Jimmy,Enjoyed reading your 10 pages. I like the protag right off the bat, am interested in seeing what happens to her. We learn a lot about Carly and her father in the car scene. Nicely done. The strongest scene for me was Carly trying to sing in the club. Most of us can identify with the reluctance to bare our talents in public for all to judge. Only extroverts need apply.I have three suggestions. One, start off with the stage scene. The opening you have - Carly in her room - is nice, but it's very soft, more a character view than anything else. We learn she loves to sing, but there's no conflict, implied or real. Unless her singing is fantastic and grabs us by sheer vocal force, there's nothing grabbing us into the story. Once we see her fail on stage, you can introduce her father and Jeremy.Two, reduce the amount of description. In some spots, you have 5-6-7 lines of exposition, which, I think, will turn off readers. They love white space, i.e., pages with 2-3 lines max of action/description or dialogue.Lastly, a minor suggestion, don't use so many parentheticals. I know some readers don't mind, but my view is they don't add anything and run counter to keeping things as tight as possible.Good luck!
Thanks Jeff, for your kind words and constructive critique. And thanks Robert, for posting this. I'm definitely most concerned about your first two points--you're not the first person to think the beginning is 'soft' in a Ive-seen-it-before kind of way. There's definitely concern there. So I'm glad you like Carly's failed open mic scene--I will try presenting that scene first.As for description I cut them down as needed. Thanks!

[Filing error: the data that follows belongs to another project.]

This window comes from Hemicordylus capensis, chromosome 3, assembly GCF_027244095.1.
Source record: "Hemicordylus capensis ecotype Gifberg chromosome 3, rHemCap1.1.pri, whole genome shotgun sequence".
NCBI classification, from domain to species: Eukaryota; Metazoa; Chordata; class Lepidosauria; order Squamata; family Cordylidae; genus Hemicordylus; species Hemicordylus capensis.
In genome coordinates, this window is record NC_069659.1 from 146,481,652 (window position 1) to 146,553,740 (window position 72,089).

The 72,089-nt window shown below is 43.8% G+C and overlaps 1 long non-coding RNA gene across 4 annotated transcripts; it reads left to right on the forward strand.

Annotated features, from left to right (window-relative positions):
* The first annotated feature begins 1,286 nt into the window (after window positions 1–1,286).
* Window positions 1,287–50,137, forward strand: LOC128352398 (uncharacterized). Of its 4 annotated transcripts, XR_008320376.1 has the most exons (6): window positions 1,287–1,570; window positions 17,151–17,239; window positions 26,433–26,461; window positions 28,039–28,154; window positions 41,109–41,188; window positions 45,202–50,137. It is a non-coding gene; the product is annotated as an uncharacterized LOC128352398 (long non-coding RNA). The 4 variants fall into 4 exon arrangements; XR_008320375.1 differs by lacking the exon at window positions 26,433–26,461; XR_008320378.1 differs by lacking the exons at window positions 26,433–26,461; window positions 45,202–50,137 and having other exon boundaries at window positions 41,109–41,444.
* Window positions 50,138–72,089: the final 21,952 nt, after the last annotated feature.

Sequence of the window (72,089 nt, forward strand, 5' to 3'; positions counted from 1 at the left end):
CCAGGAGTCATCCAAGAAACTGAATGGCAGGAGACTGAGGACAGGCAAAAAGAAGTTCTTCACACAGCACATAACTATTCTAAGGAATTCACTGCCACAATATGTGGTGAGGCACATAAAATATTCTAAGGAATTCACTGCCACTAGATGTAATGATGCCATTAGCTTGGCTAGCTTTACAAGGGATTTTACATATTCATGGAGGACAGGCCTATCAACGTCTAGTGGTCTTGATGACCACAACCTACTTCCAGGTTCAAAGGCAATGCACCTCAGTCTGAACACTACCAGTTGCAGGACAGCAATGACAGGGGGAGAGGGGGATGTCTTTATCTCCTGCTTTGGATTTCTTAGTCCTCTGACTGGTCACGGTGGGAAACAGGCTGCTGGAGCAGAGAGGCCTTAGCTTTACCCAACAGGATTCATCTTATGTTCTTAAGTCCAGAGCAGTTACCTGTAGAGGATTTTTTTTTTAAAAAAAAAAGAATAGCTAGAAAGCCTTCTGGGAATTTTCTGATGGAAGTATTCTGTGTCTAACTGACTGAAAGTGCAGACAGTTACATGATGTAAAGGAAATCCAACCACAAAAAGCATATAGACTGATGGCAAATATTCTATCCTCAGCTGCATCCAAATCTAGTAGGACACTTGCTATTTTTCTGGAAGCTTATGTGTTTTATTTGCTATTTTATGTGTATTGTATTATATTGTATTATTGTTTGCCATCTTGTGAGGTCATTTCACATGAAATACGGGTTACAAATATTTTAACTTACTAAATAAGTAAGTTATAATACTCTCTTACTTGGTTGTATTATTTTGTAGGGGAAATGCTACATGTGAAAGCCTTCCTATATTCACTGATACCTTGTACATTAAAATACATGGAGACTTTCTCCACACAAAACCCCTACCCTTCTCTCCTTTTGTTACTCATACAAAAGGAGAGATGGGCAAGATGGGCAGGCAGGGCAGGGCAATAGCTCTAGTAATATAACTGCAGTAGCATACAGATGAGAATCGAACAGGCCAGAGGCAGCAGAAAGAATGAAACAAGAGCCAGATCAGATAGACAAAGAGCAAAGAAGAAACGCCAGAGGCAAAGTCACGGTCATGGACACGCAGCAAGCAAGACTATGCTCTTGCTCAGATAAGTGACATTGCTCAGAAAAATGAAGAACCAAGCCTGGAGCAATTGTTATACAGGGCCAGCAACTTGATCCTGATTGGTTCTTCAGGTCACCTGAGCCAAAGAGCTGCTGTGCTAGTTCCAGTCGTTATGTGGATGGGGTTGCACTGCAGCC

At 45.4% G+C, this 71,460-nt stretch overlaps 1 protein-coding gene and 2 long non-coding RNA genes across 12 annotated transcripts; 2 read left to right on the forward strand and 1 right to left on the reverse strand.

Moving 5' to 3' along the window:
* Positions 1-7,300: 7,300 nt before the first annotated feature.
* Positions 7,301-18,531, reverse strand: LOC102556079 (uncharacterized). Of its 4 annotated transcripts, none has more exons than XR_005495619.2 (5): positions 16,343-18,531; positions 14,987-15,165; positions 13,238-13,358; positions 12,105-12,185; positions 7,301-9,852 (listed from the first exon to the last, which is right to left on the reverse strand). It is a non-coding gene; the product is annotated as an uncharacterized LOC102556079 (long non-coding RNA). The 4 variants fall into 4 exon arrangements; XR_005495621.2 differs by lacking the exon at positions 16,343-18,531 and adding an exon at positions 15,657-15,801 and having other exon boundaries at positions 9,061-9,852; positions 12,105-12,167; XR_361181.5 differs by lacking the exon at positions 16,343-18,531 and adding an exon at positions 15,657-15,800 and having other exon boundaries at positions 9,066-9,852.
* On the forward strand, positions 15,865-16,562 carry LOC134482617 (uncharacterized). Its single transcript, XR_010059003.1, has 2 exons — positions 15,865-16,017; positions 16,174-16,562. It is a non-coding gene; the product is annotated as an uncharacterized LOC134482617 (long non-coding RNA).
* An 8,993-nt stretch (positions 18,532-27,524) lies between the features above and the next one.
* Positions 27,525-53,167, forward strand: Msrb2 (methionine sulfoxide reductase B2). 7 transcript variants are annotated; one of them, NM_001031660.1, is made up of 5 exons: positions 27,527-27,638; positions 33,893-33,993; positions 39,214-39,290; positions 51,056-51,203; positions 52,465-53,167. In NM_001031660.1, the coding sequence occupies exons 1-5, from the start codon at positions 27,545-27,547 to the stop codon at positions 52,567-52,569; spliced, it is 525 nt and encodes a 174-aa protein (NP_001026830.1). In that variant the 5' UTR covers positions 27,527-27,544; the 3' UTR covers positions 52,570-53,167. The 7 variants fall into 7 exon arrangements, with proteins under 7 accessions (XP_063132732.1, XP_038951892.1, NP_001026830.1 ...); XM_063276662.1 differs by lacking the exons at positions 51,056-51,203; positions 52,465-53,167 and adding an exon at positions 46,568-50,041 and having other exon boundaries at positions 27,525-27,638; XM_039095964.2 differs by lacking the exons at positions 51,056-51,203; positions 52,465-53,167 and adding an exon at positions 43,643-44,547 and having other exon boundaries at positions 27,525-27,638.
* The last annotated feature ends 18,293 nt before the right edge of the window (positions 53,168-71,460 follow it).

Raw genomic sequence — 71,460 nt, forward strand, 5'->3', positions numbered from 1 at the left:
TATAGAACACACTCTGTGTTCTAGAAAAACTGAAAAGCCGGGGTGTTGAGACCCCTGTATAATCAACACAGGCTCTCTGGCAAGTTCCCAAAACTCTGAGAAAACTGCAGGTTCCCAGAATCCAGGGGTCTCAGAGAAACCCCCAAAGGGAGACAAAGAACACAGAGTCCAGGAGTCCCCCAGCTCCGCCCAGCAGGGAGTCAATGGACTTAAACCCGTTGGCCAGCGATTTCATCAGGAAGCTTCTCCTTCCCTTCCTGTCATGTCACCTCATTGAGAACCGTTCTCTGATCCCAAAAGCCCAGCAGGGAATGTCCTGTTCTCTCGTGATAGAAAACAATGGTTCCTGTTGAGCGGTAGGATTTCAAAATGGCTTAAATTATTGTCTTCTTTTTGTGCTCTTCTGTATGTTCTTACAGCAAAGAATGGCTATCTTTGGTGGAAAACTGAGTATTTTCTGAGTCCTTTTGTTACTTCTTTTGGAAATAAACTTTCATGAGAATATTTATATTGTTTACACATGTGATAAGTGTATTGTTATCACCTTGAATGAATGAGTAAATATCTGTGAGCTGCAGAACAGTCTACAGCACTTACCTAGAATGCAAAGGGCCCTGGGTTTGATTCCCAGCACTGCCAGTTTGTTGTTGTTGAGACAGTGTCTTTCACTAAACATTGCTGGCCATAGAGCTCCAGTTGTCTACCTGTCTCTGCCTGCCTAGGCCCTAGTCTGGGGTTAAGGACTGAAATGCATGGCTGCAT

Hello Jimmy,Well done for getting on Feedback Friday. I think your script is interesting - because Asian-American scripts are so rare - but has a few major flaws. The most obvious is your over description. It takes you 9 lines to describe Carly's bedroom when you could just as easily have written: "A typical female college student's room; textbooks next to nail polish". A side effect of this is that within the first ten pages we only have a tiny handful of scenes. Some of the writing also seems a little over-obvious, especially the lectures by various professors on p.4; I simply didn't believe a professor would say those things, in that style. I'm also slightly worried that I can see the plot - a straight drama about growing up Asian-American - and that there won't be anything to surprise or entertain later on.This leads to my final problem with the script, namely conception. The last Asian-American film I saw was "Ping Pong Playa" which wasn't very funny and didn't do very well at the box-office. Unless you intend to film this yourself, I have to wonder if there is really a buyer or an audience for this sort of film.However, you do have some good scenes (in the car and in the club), there is a commendable lack of spelling or grammar mistakes and your story is interesting in an anthropological sort of way. Good luck!
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